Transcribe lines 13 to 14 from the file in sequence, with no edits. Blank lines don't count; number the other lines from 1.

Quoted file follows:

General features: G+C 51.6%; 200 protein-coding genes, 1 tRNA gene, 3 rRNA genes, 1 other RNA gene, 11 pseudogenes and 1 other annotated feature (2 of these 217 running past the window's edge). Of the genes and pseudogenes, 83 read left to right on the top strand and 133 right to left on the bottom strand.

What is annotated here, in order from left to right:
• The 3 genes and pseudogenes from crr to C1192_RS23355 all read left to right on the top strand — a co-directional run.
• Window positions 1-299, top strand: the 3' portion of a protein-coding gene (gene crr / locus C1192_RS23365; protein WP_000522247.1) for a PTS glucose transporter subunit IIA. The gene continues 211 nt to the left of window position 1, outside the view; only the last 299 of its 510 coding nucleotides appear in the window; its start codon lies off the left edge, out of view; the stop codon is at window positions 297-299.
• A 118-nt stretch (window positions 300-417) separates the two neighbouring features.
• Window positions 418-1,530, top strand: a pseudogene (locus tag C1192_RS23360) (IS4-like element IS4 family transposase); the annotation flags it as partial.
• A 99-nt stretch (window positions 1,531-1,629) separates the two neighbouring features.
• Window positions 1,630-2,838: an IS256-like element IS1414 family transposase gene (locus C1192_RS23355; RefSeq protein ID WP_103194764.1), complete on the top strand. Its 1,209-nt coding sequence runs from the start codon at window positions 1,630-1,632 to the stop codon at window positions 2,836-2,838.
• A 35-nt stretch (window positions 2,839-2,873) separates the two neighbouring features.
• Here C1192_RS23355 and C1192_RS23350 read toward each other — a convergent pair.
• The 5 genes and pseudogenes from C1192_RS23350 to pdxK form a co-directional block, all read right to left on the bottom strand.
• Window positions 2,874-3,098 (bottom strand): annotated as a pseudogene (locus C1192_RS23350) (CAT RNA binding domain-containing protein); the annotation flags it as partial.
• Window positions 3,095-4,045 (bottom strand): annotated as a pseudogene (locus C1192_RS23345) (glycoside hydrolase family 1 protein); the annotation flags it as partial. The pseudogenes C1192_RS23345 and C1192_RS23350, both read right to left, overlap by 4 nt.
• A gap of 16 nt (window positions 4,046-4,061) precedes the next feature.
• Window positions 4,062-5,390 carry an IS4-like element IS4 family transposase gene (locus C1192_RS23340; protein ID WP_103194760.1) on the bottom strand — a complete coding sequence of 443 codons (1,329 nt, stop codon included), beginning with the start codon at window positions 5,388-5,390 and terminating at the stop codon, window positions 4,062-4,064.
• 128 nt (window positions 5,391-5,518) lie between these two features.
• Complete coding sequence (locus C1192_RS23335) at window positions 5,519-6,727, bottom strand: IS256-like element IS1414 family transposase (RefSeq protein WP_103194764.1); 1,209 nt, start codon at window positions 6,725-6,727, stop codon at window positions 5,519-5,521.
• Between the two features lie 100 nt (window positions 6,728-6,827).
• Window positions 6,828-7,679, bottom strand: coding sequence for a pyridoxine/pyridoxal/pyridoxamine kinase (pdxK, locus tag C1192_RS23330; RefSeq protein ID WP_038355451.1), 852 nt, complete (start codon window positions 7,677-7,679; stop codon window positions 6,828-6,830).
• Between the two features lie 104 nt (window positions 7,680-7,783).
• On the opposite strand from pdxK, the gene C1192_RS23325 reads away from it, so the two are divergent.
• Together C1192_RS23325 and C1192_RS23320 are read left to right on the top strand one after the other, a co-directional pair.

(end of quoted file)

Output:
• Window positions 3,095-4,045 (bottom strand): annotated as a pseudogene (locus C1192_RS23345) (glycoside hydrolase family 1 protein); the annotation flags it as partial. The pseudogenes C1192_RS23345 and C1192_RS23350, both read right to left, overlap by 4 nt.
• A gap of 16 nt (window positions 4,046-4,061) precedes the next feature.